You may be thinking of using an interpreter for the first time or you may have used one before and want to know a little more about how to use a sign language interpreter. The guidance below should help things to go as smoothly as possible.
The interpreter’s job is to facilitate communication between users of English and American Sign Language. It is not the interpreter’s job to give opinions, advice or to support either side. Occasionally, an interpreter may interrupt proceedings to clarify what is being said or signed.
- Please be aware that any assignment over two hours will usually require two interpreters
- Please send the interpreter any relevant documents – for example, agenda papers prior to a meeting, allowing time for the interpreter to prepare
- For lengthy and complex appointments please allocate time for breaks. Research has shown the optimum period for interpreting is twenty minutes and then ideally a short break is required. Any longer than this and the quality of the interpretation will begin to suffer. We also have to consider the danger of our interpreters suffering from Repetitive Strain Syndrome (RSI). Furthermore, watching an interpreter for a long period of time can also be very tiring.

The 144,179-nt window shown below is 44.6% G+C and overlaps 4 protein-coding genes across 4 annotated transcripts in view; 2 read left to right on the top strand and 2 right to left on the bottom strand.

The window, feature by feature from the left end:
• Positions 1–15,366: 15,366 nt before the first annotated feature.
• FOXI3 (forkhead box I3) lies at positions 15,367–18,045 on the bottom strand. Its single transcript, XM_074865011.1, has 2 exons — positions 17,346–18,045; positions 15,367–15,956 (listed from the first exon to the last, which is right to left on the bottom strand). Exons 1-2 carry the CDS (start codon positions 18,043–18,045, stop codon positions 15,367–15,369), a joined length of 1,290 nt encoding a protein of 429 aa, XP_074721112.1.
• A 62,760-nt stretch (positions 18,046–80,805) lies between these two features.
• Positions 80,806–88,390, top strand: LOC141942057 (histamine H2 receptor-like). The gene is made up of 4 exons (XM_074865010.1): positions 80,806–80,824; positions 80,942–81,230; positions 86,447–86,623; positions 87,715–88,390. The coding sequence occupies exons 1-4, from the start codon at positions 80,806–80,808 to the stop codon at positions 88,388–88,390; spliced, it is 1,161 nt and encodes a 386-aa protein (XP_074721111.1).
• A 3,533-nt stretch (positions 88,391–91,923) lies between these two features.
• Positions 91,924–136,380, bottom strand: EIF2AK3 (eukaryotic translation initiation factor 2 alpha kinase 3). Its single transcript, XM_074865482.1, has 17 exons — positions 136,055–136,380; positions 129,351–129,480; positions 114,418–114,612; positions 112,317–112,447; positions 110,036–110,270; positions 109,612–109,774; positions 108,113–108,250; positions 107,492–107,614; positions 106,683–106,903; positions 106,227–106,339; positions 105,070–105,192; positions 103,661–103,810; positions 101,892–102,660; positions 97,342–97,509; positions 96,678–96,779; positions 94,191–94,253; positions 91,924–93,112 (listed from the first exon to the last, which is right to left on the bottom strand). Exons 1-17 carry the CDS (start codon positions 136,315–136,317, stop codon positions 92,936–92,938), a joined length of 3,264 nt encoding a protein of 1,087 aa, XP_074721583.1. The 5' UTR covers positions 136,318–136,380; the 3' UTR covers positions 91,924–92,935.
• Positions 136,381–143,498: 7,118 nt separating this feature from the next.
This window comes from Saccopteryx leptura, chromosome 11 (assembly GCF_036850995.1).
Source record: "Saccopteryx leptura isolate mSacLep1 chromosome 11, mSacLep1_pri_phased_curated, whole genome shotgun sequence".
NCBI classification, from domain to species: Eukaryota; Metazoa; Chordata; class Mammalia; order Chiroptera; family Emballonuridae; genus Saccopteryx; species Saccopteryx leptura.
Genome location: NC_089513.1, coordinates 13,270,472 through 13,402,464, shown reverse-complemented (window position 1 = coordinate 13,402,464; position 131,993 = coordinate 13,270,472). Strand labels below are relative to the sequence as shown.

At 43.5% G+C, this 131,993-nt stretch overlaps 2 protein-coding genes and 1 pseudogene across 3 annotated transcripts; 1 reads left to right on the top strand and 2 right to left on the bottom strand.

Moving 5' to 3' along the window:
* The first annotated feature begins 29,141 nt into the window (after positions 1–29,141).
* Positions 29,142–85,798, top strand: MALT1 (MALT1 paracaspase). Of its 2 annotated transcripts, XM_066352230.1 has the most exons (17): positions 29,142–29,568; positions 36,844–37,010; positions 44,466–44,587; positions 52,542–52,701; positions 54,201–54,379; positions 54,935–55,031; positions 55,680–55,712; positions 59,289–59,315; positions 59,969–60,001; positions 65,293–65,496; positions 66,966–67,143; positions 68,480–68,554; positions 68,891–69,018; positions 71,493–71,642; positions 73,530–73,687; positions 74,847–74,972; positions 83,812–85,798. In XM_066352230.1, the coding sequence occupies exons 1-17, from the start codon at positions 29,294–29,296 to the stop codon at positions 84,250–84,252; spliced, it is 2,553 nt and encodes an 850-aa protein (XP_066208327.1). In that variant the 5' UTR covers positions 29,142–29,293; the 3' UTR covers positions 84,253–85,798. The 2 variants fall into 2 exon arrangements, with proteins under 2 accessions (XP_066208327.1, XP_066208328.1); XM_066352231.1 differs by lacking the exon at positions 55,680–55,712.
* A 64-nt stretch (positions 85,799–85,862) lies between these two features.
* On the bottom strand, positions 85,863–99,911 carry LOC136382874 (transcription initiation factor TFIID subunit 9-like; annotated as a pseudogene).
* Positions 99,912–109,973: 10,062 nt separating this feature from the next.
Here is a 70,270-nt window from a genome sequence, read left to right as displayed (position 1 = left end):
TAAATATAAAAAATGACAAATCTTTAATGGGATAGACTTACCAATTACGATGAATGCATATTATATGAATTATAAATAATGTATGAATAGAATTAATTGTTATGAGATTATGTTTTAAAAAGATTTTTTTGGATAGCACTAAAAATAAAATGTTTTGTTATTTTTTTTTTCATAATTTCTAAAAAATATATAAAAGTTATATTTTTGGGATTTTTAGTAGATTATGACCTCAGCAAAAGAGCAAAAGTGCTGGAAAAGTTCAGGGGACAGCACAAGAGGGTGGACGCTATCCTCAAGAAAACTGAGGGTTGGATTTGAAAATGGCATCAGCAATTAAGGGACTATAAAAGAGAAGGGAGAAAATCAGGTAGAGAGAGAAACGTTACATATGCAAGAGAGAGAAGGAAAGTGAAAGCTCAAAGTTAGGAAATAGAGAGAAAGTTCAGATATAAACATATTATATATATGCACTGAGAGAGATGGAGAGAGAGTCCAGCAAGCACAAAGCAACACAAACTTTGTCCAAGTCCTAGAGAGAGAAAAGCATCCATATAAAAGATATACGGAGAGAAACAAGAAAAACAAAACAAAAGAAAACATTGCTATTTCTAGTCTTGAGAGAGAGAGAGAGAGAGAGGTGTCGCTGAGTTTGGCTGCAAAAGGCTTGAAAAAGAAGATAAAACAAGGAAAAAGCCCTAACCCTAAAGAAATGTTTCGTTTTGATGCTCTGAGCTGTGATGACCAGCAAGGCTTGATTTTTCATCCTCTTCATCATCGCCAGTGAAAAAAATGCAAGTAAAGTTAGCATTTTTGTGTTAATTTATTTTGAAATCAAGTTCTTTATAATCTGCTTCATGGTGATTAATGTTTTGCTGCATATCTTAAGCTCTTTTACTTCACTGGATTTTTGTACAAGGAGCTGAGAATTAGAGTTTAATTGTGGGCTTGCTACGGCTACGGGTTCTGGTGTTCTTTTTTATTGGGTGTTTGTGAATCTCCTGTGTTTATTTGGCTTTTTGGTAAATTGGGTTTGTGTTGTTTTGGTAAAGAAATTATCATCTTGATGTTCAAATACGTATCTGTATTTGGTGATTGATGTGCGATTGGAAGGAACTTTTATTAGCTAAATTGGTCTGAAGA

Ideally, the interpreter would sit opposite the Deaf person, as near to the main speaker as possible. Try to avoid sitting the interpreter or Deaf person in front of a window or distracting background.
Whom do I address?
Speak directly to the Deaf person. However, the Deaf person will mainly focus on the interpreter. Signed responses from the Deaf person will be voiced by the interpreter as “I” or “we” – those are not the views of the interpreter themselves.
It is important to make sure that only one person speaks or signs at a time.
Please allow time for Deaf people to look at visual materials such as slides and papers before discussing them, allowing time also for the Deaf person to take notes if they wish.
The mental processing for interpreting from one language to another requires takes time. You may notice a slight delay or that the interpreter is a little bit behind the speaker or signer.
Remember the interpreter will interpret everything that is said or signed (even audible/signed asides.)
If you have additional questions about how to use a sign language interpreter, please do not hesitate to contact us.